Depending on your overall health, symptoms and severity of the the flat foot, the condition may be treated conservatively and/or with surgery. Non-surgical treatments for flat feet are centered at decreasing and/or resolving the symptoms (pain). Simple Treatments Patients Can do themselves include wear proper supportive shoes. Use an arch support. Wear shoes with a wide toe box. Modify your activities. Lose weight. Wear shoes with cushion. Non-surgical treatments a doctor might do include Prescribe an oral anti-inflammatory medication. Anti-inflammatory medication is useful to significantly reduce pain and inflammation. Prescribe physical therapy. A physical therapist may perform ultrasound and other techniques to reduce inflammation. You will also be instructed how to stretch your foot and leg properly. Keeping the joint mobile may preserve function. Strengthening weak foot and leg musculature can help prevent further collapse. Prescribe protective pads. Padding and/or cushioning of when areas of bone become prominent on the bottom of the foot, as an effective method of preventing mechanical irritation with shoes. Pads with cutouts may off-weight specific areas of concern. Prescribe custom foot orthotics. A custom foot orthotic is a doctor prescribed arch support that is made directly from a casting (mold) of your feet, and theoretically should provide superior support compared to shoe insert that you would purchase from a pharmacy. In the case of flat feet, specific modifications can be made to the orthotic device to strategically balance the foot. Prescribe custom ankle-foot orthoses. A custom ankle-foot orthotic (AFO) is a doctor prescribed molded arch and lower leg support that stabilizes both the foot and ankle. This is used when the flat foot is significant and provides more support than the simple foot only insert. Give cortisone injection. A articular cortisone injection is a powerful anti-inflammatory medication that is used to rapidly reduce the pain associated with inflammation. Cortisone shots can be extremely effective in alleviating symptoms of flat feet, but will not correct the structure.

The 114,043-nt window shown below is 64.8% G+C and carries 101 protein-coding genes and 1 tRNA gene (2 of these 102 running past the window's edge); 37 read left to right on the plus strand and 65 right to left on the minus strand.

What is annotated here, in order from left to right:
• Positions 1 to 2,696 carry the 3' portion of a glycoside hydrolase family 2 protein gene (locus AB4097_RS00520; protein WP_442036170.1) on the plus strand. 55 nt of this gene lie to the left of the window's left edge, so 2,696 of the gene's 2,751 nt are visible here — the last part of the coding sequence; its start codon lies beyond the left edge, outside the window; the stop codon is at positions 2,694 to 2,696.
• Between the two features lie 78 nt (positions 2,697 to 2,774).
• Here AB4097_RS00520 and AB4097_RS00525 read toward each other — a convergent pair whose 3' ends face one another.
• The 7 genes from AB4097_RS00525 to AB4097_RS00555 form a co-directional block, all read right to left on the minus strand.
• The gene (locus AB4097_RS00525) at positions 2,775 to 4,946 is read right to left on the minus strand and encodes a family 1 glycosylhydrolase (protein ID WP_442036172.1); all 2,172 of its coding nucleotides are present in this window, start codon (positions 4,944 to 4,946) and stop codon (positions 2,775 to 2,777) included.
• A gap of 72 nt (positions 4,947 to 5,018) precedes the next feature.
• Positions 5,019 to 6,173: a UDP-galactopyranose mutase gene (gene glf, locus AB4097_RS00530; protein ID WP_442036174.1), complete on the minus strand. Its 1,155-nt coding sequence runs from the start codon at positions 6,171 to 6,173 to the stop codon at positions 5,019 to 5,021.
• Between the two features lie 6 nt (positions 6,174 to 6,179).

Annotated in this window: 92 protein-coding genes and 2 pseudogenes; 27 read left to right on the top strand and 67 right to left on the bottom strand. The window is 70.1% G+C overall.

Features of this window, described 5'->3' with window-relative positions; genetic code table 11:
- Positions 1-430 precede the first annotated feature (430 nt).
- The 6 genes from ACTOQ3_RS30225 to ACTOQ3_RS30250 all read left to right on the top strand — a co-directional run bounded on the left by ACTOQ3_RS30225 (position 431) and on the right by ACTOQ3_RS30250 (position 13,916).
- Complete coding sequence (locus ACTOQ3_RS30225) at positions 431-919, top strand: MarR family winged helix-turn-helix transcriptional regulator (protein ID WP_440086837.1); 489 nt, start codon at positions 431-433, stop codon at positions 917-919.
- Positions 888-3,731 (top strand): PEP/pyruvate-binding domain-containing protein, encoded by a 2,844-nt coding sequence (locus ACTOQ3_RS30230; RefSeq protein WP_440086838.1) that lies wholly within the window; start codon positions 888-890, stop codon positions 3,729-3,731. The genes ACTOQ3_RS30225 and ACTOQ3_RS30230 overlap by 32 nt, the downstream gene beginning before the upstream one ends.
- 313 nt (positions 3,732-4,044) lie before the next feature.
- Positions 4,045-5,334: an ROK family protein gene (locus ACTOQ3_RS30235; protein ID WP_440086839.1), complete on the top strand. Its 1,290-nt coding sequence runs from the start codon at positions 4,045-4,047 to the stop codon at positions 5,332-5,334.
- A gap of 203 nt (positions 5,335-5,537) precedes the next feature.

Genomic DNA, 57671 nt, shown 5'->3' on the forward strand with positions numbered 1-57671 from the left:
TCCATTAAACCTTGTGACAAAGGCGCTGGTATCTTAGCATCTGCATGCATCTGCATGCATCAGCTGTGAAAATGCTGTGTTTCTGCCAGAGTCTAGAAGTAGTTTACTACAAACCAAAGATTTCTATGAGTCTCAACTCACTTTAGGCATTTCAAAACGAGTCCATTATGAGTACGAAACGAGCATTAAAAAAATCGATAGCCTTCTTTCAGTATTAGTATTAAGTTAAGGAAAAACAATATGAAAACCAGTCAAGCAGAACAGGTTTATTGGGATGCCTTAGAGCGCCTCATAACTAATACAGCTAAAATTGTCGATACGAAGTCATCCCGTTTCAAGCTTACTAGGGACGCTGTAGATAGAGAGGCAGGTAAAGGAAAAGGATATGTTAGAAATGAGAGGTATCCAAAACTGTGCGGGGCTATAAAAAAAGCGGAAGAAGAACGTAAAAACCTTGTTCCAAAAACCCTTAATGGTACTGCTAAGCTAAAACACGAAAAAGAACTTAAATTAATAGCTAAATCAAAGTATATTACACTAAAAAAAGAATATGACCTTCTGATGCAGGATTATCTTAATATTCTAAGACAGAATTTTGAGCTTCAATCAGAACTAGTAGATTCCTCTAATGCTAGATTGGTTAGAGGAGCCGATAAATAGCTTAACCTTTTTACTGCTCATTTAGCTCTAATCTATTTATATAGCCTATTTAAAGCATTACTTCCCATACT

In adults, the most common cause of collapse is due to the posterior tibial tendon tear. In such cases, the tendon must be repaired and a second tendon may be added to the posterior tibial tendon for strength and added support. If the foot is found to be very flat, bone realignment procedures or possible bone fusion procedures may be used to realign the foot. If the calf or Achilles tendon are found to be tight, they may be lengthened to allow better motion at the ankle and less arch strain. The forefoot may also be in a poor position and stabilization of the arch may be necessary to increase forefoot contact to the ground.
Massage therapy is a great way to loosen muscles and help improve mobility in in your feet. As many people with foot pain have discovered, tight muscles in your legs or back can lead to tense foot muscles. All those muscles are connected, so tension in your back can cause tension in your legs which can pull the tendons in your feet and cause stiffness and pain. Getting acupuncture or a professional full body massage are probably the best ways to deal with this, but there are also some simple tricks you can do at home to help keep muscles limber. These are great for loosening up and improving circulation, both before and after exercise. Place a tennis ball under the arch of your bare foot and roll it around, stretching the muscles in your foot and promoting blood flow. You can also roll the ball under your calves and upper legs to work out stiffness and knots. If you feel the tennis ball is too easy, try a lacrosse ball for deeper massaging. This is also demonstrated in the exercise video above. Use a foam roller, those big overpriced rolls of foam that are now available in every department and sporting goods store are fantastic for self-massage (why a roll of foam costs $30 is beyond us, but they do work wonders-our advice is to not waste money on the more expensive fancy grooved ones because even the simplest rollers work great). The exercises you can do with foam rollers seem to be endless, and there are literally hundreds of free videos online showing how to use them to massage every part of your body. Here's one we picked out that specifically targets foot and leg muscles related to arches and plantar fasciitis.